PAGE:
She does not turn on the central heating till 4:30 in the afternoon. Her notion of “heat” is a steady 65°F. Even then, Georgia opens the windows to cool things off “for the dogs,” she says. The dogs are huddled next to the woodburning stove.

At our house, there is no question of opening windows. I like to air things out in the wintertime, but I have to do it while Ivan is shopping or at work, because if I open the windows when he’s here, he complains bitterly. I am not really even supposed to adjust the heat. When Ivan feels the slightest chill, he becomes suspicious. “Did you touch Mr. Thermostat?” he demands.

Mike Hays
Mike

When Mike first visited Georgia at her house in Idaho, he told her candidly, “I don’t know when I have been this cold indoors before.” I myself have definitely been that cold indoors before, and in fact colder, but the times that I have been that cold have been memorable, historic occurrences for which I could give you the exact dates and places. New Year’s Eve 1983 at the Clancys’ house in Itasca, for example.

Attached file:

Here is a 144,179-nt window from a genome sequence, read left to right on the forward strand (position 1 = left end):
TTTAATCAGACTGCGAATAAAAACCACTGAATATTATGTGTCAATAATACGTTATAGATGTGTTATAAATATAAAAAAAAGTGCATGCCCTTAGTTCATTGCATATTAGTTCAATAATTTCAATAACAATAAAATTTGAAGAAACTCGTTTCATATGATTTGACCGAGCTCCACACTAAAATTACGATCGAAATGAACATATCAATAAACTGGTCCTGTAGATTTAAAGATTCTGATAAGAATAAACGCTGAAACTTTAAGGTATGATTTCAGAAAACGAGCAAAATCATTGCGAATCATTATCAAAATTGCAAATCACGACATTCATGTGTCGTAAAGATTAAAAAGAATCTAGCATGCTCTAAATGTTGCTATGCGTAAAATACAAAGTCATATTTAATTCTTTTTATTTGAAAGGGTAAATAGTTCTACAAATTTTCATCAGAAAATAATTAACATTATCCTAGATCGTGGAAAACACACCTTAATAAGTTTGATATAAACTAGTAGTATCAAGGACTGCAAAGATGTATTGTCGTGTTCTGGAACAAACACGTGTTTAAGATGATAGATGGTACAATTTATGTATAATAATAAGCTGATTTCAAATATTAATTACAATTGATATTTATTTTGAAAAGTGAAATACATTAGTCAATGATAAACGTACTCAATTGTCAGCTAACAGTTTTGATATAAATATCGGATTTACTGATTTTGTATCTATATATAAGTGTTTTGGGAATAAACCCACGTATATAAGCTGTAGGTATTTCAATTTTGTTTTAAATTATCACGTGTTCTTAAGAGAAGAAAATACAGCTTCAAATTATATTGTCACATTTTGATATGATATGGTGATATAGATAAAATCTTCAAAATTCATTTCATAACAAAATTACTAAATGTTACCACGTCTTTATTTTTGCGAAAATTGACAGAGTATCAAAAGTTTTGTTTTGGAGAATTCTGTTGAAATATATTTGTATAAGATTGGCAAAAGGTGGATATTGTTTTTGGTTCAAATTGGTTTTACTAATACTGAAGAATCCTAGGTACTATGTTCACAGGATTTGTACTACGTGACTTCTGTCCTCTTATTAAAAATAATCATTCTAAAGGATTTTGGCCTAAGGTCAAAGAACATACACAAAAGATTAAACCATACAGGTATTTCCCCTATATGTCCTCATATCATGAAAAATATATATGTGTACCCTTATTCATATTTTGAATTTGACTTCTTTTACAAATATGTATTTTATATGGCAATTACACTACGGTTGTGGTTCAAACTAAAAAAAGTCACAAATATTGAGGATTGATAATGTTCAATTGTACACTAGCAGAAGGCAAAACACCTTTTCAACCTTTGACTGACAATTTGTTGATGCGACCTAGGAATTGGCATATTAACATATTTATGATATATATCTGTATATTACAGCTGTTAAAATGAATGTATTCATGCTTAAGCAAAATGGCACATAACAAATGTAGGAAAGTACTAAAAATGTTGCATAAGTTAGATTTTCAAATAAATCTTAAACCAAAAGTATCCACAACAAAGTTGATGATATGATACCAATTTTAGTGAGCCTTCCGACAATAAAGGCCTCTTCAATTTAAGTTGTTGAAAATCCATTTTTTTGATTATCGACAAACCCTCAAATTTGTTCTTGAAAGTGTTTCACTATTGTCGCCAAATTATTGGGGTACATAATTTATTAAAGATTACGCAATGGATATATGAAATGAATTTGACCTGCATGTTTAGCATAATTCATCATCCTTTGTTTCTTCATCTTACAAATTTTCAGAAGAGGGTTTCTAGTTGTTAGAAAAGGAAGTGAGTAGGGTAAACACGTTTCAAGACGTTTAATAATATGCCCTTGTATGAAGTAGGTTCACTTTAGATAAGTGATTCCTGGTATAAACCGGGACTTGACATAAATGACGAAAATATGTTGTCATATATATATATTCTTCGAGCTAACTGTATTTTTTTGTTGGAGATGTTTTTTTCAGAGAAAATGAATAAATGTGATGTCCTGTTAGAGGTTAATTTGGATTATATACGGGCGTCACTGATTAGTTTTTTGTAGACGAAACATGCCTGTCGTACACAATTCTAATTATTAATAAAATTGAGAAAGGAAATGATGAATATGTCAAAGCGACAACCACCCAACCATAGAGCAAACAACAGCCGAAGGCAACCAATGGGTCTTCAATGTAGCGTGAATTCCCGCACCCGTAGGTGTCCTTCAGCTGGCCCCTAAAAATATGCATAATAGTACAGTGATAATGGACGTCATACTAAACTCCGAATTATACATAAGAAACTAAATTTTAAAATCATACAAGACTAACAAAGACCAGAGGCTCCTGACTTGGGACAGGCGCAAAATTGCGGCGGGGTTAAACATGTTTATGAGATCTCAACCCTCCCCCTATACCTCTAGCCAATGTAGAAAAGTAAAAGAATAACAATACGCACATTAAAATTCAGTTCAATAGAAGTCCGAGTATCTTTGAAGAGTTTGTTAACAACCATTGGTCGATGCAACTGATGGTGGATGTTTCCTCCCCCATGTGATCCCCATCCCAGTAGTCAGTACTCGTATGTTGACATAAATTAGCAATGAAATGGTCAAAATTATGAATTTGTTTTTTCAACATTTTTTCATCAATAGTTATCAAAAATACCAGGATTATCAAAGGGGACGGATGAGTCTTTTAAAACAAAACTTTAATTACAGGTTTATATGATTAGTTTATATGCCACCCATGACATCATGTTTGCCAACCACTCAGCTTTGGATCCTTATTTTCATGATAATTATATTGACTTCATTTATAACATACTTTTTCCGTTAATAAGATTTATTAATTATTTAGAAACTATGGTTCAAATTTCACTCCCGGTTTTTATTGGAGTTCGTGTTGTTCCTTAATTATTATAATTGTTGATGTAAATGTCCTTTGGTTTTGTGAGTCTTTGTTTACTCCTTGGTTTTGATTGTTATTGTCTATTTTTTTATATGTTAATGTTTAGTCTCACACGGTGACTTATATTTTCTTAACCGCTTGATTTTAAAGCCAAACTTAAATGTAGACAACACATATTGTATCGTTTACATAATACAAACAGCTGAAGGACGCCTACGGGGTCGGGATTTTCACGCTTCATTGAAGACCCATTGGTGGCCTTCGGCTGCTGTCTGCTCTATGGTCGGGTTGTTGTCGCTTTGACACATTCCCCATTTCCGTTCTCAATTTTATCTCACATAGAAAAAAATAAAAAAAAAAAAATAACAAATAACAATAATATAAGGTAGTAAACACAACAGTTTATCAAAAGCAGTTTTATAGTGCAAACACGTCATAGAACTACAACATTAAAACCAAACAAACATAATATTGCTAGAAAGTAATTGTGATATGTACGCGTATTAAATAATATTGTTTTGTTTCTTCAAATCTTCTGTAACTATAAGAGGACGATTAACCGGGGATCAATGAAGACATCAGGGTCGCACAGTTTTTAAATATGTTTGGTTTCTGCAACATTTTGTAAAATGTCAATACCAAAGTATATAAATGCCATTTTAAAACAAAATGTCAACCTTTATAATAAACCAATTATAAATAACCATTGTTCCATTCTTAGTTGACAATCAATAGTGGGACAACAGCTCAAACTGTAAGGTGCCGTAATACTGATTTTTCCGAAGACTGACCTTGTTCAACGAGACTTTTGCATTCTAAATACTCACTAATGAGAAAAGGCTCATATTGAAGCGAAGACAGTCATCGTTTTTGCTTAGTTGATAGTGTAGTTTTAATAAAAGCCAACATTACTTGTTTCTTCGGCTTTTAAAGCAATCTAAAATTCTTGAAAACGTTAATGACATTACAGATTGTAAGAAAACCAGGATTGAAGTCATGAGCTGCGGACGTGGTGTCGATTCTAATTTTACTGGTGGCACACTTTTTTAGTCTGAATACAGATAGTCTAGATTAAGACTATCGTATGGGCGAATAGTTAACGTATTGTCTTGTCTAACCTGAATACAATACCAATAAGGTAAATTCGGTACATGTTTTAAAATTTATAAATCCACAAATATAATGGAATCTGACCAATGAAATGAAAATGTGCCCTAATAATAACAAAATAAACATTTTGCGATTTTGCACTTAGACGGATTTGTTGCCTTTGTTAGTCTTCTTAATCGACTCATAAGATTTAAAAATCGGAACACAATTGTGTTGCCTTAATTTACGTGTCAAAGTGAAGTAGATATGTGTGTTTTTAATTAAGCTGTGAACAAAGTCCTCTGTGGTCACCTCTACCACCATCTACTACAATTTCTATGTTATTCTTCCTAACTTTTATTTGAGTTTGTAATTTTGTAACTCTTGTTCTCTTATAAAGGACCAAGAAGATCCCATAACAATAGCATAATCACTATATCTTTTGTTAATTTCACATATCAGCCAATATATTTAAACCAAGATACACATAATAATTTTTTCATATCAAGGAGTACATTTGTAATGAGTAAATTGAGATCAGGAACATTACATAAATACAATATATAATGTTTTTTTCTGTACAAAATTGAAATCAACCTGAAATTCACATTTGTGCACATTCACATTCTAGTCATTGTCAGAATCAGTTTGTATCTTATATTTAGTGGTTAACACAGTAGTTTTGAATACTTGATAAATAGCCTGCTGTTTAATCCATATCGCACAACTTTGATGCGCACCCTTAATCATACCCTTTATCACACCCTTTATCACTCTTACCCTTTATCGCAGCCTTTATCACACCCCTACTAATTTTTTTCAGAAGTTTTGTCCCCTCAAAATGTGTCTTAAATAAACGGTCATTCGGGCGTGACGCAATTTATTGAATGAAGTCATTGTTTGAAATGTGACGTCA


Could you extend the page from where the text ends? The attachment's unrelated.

For a few hours, I shivered on Georgia’s couch. Eventually, I stood and shivered next to the woodstove, although the stove was not lit. I was trying to make a statement and it worked. In the middle of her sentence, Georgia remarked, “I think I will put some wood on the stove.”